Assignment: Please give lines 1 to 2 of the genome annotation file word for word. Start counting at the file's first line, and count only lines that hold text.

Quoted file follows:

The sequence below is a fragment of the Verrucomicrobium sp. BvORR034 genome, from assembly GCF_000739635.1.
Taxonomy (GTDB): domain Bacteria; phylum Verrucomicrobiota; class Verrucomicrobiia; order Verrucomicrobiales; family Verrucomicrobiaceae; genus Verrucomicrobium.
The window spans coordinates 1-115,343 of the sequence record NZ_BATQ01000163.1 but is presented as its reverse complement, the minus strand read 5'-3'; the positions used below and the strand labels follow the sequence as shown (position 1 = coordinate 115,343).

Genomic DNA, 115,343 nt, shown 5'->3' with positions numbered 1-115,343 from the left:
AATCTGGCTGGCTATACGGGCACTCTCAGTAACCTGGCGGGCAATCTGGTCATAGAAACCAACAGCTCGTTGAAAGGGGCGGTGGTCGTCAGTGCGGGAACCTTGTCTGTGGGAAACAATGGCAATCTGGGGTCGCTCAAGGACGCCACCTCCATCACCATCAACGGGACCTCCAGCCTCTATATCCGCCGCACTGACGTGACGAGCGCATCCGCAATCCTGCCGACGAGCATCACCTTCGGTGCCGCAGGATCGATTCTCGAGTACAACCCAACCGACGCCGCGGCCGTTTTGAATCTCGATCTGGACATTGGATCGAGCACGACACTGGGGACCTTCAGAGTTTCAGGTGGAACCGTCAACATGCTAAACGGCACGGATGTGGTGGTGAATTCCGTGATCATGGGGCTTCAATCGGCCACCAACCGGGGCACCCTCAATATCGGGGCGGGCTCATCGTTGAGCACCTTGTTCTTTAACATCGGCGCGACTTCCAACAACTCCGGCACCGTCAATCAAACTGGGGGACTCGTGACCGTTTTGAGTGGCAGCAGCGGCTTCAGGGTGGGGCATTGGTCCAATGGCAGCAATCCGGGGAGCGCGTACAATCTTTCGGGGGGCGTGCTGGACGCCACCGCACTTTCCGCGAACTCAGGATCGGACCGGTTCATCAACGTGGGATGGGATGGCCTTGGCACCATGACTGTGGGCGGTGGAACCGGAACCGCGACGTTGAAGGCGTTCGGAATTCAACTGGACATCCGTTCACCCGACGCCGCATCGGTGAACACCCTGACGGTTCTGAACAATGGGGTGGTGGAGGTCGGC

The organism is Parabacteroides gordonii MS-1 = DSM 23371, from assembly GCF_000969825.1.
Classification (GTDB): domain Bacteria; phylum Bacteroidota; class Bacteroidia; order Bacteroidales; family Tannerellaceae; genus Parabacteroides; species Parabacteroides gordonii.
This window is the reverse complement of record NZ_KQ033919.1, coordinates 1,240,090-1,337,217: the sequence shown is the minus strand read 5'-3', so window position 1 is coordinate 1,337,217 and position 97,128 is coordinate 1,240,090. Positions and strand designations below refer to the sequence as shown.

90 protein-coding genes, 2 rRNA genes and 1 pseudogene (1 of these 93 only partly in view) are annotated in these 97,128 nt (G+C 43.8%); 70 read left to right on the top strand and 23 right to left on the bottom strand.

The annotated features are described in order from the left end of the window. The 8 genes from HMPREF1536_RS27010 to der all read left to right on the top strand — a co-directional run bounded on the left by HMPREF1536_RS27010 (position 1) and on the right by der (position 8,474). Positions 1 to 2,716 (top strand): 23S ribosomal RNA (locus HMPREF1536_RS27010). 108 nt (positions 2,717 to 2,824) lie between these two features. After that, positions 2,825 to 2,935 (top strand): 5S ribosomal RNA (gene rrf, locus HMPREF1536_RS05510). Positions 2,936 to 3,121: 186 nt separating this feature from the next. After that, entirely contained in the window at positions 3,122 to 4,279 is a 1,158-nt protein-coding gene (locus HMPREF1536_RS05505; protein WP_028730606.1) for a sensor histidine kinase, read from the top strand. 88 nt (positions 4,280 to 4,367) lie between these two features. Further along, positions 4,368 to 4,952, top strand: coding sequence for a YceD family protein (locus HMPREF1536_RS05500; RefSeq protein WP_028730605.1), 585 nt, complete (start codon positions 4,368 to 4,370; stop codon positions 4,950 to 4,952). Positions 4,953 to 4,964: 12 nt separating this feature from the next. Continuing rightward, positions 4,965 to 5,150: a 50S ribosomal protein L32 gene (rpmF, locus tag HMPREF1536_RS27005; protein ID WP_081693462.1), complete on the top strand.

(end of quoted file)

The sequence below is a fragment of the Verrucomicrobium sp. BvORR034 genome, from assembly GCF_000739635.1.
Taxonomy (GTDB): domain Bacteria; phylum Verrucomicrobiota; class Verrucomicrobiia; order Verrucomicrobiales; family Verrucomicrobiaceae; genus Verrucomicrobium.